I am totally impressed by the beauty of this simple, elegant hub! Bravo and welcome :)

    • Danareva profile image

      Dana De Greff 6 years ago from Miami

      This is something I don't know if I'd have the patience for but I loved to read about! Great material!

    • ajayshah2005 profile image

      ajayshah2005 6 years ago from Mid Asia

      Really good idea! Nice Hub! Congratulations!

    • LoriSoard profile image

      LoriSoard 6 years ago from Henryville, Indiana

      Love this idea. I can see using these stamps for a wide variety of projects. I also love to save money. Voting up.

    • xethonxq profile image

      xethonxq 6 years ago

      This is fascinating and totally creative. Now I only wish I had an artistic bone in my

    • profile image

      Crystar 6 years ago

      Cool! Congratulations!

    • ForLoveofCupcakes profile image

      Jamie Jensen 6 years ago from Chicago

      Very cool! Your stamps look beautiful - I love the incredible detail! Congrats on getting Hub of the Day! :o)

    • randomcreative profile image

      Rose Clearfield 6 years ago from Milwaukee, Wisconsin

      Congrats on getting Hub of the Day! This is a great tutorial. Thanks for all of the useful tips.

    • profile image

      arusho 6 years ago

      That is cool information, I never would've thought of making my own stamps. Good hub!

    • carozy profile image

      carozy 6 years ago from San Francisco

      Well done hub and your stamps are beautiful. You've given me the artistic itch.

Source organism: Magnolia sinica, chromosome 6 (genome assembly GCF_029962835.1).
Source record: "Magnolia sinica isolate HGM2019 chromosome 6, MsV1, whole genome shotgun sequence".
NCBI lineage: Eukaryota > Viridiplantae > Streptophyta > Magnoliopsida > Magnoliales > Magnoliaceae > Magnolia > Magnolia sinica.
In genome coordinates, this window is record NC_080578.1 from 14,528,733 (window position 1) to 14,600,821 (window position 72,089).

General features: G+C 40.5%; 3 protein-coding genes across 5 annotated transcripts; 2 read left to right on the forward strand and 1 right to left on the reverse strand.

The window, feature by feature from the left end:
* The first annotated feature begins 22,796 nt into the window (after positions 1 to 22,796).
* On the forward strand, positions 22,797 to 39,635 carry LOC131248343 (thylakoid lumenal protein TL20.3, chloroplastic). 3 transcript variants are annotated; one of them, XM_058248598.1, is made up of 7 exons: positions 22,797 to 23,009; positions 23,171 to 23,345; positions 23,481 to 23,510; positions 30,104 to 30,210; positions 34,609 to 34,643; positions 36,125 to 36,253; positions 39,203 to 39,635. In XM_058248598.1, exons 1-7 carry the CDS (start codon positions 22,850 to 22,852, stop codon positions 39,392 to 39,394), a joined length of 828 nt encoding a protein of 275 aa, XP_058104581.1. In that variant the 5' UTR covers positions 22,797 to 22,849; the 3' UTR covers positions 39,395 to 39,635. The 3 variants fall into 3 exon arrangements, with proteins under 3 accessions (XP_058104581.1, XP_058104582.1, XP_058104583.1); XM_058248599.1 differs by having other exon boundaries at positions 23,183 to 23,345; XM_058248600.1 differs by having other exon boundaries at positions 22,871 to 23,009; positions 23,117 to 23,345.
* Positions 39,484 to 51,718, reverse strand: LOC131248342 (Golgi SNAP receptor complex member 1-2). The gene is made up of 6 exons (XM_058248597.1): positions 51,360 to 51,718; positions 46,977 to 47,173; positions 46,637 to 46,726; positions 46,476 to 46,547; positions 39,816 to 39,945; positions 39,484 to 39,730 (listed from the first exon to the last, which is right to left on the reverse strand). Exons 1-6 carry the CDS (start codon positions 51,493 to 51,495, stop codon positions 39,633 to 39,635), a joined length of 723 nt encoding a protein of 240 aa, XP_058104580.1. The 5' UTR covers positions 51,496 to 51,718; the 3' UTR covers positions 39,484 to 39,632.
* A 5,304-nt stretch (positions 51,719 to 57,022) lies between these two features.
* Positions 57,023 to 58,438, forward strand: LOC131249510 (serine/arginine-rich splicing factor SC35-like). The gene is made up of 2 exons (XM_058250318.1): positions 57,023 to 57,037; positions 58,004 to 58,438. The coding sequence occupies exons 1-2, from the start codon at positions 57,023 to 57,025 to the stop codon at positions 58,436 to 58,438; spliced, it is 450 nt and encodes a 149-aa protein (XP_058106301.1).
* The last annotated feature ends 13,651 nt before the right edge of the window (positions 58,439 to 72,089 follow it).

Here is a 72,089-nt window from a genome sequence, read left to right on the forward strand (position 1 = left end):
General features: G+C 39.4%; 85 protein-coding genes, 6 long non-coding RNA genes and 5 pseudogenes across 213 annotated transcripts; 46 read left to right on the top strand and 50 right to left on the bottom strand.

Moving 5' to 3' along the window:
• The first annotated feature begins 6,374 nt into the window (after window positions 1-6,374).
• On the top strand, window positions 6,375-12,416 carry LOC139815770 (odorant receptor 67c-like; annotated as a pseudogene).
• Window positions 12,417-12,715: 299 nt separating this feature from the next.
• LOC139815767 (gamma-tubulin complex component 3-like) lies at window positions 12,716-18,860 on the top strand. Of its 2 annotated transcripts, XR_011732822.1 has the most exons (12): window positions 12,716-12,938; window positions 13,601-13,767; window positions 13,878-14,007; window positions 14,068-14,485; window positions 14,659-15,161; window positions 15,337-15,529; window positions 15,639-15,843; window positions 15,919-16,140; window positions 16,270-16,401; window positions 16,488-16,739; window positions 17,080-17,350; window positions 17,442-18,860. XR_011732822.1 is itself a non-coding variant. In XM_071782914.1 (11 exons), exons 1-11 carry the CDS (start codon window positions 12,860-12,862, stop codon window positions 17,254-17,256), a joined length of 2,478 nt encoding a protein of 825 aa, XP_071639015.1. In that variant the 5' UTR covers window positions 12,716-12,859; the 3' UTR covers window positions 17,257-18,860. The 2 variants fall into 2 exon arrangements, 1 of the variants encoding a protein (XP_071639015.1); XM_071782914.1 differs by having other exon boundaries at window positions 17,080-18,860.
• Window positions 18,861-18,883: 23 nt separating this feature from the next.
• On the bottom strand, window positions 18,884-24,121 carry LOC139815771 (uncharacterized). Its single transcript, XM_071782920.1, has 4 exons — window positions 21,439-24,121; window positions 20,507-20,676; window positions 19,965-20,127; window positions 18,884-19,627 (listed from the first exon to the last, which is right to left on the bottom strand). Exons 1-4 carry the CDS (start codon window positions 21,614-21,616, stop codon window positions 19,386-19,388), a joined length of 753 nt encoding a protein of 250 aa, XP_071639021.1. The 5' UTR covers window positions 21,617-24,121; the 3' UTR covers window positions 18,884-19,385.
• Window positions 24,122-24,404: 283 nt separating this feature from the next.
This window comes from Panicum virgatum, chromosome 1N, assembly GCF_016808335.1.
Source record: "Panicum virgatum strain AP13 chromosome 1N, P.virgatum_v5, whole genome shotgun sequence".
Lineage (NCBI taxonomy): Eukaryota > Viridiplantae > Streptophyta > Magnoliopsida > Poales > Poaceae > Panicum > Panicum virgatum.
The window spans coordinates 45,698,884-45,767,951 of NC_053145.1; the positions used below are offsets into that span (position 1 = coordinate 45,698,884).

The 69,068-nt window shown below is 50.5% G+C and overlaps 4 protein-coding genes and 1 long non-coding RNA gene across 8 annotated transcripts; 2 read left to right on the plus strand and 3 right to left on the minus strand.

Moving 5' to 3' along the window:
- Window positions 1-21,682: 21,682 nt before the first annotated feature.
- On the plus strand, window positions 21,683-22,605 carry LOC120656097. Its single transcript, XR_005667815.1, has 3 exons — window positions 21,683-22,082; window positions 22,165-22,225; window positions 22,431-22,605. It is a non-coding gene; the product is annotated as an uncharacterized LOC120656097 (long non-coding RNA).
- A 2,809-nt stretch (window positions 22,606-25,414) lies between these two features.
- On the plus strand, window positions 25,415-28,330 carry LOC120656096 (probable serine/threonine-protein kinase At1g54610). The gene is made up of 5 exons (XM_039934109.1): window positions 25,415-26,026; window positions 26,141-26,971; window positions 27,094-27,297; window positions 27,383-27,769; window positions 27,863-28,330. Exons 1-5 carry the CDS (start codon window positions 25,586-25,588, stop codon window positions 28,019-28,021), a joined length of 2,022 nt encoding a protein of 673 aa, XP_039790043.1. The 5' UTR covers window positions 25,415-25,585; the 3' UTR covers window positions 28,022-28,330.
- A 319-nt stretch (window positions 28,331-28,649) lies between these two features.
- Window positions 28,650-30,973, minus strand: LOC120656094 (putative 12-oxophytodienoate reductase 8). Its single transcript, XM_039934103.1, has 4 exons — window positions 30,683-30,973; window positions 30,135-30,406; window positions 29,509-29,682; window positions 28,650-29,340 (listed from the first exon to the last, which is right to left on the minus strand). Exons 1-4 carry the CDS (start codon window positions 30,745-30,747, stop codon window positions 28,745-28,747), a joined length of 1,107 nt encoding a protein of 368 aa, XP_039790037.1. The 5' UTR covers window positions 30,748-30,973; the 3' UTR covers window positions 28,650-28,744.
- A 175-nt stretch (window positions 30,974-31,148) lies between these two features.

• rebeccamealey profile image

      Rebecca Mealey 6 years ago from Northeastern Georgia, USA

      How unique! I would never have thought! Congratulations on your award, certainly deserving!

    • DIMIR profile image

      DIMIR 6 years ago from Pennsylvania, United States

      Thank you everybody! I didn't expect anything like this! I feel guilty posting my Etsy... and I haven't updated it in a while because I've been in-between houses.

    • ComfortB profile image

      Comfort Babatola 6 years ago from Bonaire, GA, USA

      Congrats on winning the HOTD award!

    • megni profile image

      megni 6 years ago

      Great idea. I can visualize using the same technique for abstract art. Doubt if I could carve a design, however.

      To make abstract designs randomly cut into the rubber sheeting and then put several of these simpler designs, ovals, suares, etc. together. Thanks for sharing

    • Moonmaiden profile image

      Fayme Zelena Harper 6 years ago from Lucerne Valley, CA

      Hi there. Glad to meet another carver on Hubpages. Please check this paragraph though. I'm pretty sure you meant 'without' sliding.

      " Taking the side of the tracing paper you drew on and press it against the surface of the rubber flatly and with sliding." It's in section '4' up there.